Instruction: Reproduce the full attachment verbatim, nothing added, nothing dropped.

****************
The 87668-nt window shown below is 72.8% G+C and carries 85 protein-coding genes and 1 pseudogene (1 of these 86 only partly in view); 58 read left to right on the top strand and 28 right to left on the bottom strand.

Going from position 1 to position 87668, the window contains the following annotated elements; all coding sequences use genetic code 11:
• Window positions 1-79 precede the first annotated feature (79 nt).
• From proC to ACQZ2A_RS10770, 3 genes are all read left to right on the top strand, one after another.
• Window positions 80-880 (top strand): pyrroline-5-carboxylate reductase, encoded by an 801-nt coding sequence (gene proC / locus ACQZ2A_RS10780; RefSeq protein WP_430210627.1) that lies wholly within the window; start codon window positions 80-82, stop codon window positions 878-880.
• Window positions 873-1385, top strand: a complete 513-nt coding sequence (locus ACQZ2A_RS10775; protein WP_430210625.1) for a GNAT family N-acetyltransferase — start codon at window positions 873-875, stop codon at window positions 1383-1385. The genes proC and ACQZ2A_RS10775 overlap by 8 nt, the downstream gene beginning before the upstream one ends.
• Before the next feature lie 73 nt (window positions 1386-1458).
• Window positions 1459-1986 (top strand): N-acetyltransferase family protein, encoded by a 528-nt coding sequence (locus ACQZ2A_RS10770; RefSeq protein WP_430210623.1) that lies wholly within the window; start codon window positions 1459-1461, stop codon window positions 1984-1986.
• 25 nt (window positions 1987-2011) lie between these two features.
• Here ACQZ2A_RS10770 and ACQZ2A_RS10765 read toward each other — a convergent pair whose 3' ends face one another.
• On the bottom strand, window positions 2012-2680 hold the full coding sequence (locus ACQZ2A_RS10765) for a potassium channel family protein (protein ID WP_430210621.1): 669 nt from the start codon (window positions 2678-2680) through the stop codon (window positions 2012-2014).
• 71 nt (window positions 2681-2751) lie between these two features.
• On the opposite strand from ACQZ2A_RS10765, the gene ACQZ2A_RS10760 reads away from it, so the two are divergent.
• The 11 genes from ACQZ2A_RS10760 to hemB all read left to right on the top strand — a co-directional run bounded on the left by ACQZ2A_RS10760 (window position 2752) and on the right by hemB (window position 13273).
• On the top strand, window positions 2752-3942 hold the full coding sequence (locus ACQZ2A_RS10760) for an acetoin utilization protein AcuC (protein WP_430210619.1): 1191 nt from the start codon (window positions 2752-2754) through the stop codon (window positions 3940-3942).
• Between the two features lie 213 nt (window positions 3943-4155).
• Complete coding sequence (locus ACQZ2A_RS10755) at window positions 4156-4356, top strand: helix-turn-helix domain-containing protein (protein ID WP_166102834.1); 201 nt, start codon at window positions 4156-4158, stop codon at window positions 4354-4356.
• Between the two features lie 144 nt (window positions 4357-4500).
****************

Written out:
The 87668-nt window shown below is 72.8% G+C and carries 85 protein-coding genes and 1 pseudogene (1 of these 86 only partly in view); 58 read left to right on the top strand and 28 right to left on the bottom strand.

Going from position 1 to position 87668, the window contains the following annotated elements; all coding sequences use genetic code 11:
• Window positions 1-79 precede the first annotated feature (79 nt).
• From proC to ACQZ2A_RS10770, 3 genes are all read left to right on the top strand, one after another.
• Window positions 80-880 (top strand): pyrroline-5-carboxylate reductase, encoded by an 801-nt coding sequence (gene proC / locus ACQZ2A_RS10780; RefSeq protein WP_430210627.1) that lies wholly within the window; start codon window positions 80-82, stop codon window positions 878-880.
• Window positions 873-1385, top strand: a complete 513-nt coding sequence (locus ACQZ2A_RS10775; protein WP_430210625.1) for a GNAT family N-acetyltransferase — start codon at window positions 873-875, stop codon at window positions 1383-1385. The genes proC and ACQZ2A_RS10775 overlap by 8 nt, the downstream gene beginning before the upstream one ends.
• Before the next feature lie 73 nt (window positions 1386-1458).
• Window positions 1459-1986 (top strand): N-acetyltransferase family protein, encoded by a 528-nt coding sequence (locus ACQZ2A_RS10770; RefSeq protein WP_430210623.1) that lies wholly within the window; start codon window positions 1459-1461, stop codon window positions 1984-1986.
• 25 nt (window positions 1987-2011) lie between these two features.
• Here ACQZ2A_RS10770 and ACQZ2A_RS10765 read toward each other — a convergent pair whose 3' ends face one another.
• On the bottom strand, window positions 2012-2680 hold the full coding sequence (locus ACQZ2A_RS10765) for a potassium channel family protein (protein ID WP_430210621.1): 669 nt from the start codon (window positions 2678-2680) through the stop codon (window positions 2012-2014).
• 71 nt (window positions 2681-2751) lie between these two features.
• On the opposite strand from ACQZ2A_RS10765, the gene ACQZ2A_RS10760 reads away from it, so the two are divergent.
• The 11 genes from ACQZ2A_RS10760 to hemB all read left to right on the top strand — a co-directional run bounded on the left by ACQZ2A_RS10760 (window position 2752) and on the right by hemB (window position 13273).
• On the top strand, window positions 2752-3942 hold the full coding sequence (locus ACQZ2A_RS10760) for an acetoin utilization protein AcuC (protein WP_430210619.1): 1191 nt from the start codon (window positions 2752-2754) through the stop codon (window positions 3940-3942).
• Between the two features lie 213 nt (window positions 3943-4155).
• Complete coding sequence (locus ACQZ2A_RS10755) at window positions 4156-4356, top strand: helix-turn-helix domain-containing protein (protein ID WP_166102834.1); 201 nt, start codon at window positions 4156-4158, stop codon at window positions 4354-4356.
• Between the two features lie 144 nt (window positions 4357-4500).